In the PBS documentary Quest to Learn (which I mentioned in a previous blog post on gamification techniques) is heralded by the students as the ‘school of the future’. They applaud the use of technology and games to help them understand system based thinking and the process of trial and error. Katie Salen, Director, Quest to Learn  expounds on why it is was time for Quest to Learn now!

I am awed by what these folks are looking to accomplish. It makes me wish I was 10 again as I believe learning integrated with gamification techniques, digital media tools and other technologies would have made me actually EXCITED to go to school.

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6 Comments.


  1. Dannette,

    Great post — I particularly resonate with the role of game dynamics in improving education. This is an evolution of behavioral science — and technology — that can make a transformative difference in education. I think of Seth Priebatsch’s quote in this TED Talk (http://www.youtube.com/watch?v=Yn9fTc_WMbo) on how school is a game, just a poorly designed one;) And I get goosebumps from watching Sebastian Deterding expand upon the game dynamics that can be fine-tuned for optimal learning in this Google Tech Talk (http://www.youtube.com/watch?v=7ZGCPap7GkY). Love the direction of your thinking here.

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    • Dannette Veale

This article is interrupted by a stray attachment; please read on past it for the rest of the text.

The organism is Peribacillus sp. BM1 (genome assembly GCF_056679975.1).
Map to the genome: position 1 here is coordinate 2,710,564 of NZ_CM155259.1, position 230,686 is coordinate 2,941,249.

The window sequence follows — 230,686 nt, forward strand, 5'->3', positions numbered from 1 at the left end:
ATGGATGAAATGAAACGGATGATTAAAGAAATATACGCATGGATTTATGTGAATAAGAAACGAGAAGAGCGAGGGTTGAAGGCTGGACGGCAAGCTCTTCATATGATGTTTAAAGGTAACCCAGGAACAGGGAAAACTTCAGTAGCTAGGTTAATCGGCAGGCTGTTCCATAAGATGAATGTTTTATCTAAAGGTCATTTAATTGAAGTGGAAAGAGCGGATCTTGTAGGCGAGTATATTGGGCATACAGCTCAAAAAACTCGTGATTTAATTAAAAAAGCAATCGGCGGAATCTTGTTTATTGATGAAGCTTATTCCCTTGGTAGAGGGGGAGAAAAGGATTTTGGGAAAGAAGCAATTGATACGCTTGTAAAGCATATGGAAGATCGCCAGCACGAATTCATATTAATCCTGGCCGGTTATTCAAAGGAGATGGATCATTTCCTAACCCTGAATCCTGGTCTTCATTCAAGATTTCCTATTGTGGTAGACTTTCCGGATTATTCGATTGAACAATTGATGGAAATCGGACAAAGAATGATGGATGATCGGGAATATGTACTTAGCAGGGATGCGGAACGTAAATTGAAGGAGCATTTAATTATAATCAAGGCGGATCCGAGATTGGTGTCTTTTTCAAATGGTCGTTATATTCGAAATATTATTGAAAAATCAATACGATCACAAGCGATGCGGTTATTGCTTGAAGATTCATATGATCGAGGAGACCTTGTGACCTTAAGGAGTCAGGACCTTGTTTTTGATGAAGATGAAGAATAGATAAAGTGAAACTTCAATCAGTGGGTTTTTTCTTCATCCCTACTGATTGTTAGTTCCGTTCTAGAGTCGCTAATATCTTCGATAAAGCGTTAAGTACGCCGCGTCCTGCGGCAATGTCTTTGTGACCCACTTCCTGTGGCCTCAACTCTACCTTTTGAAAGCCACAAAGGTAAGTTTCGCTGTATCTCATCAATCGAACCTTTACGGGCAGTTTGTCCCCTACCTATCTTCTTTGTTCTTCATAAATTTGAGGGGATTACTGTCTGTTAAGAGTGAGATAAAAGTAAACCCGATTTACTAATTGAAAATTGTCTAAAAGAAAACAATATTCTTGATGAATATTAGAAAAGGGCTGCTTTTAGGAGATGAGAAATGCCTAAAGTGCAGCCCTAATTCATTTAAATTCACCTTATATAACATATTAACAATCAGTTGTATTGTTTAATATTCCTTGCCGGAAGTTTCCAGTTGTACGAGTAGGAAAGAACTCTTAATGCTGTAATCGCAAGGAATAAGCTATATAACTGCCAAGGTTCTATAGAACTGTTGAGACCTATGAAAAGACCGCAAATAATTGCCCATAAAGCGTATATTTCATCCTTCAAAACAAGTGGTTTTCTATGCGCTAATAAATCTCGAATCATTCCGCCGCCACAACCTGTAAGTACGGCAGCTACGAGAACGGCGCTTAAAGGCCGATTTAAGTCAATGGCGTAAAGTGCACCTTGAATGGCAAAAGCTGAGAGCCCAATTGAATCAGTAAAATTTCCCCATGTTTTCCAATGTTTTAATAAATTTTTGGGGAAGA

Hi John, Glad you liked the post. You provide some excellent examples to augment this post. Regards, Dannette

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  2. Thanks for the post. There is a lot of possibilities with learning via technology now.

    I’m glad you noted the effectiveness of interest-based learning. I think technology could be used to to make more effective use of this than traditional classrooms have the resources to do. (program / game that has set learning outcomes but does with the choice of interests to choose from)

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    • Dannette Veale

      Hi Gary, Thanks for the comment. I agree that technology is critical to enabling interest based learning. Interest based learning is usually introduced later in the learning process, i.e. higher-ed and beyond, but I believe that introducing it at the beginning of the learning process will be critical to changing the learning dynamic and creating engaging learning that youth WANT to participate in. Regards, Dannette

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  3. if you are not using technology to help educate the youth then you are missing out on tons of resources.

    Using technology takes the boredom out of a normally boring activity or lesson. Kids today definitely respond better to technology rather than just books or lectures.

    get kids entertained/interested in what you are trying to teach them and then you will have to force them to stop trying to learn it :)

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    • Dannette Veale

      Tyler I couldn’t agree more. Thanks for sharing your point of view :)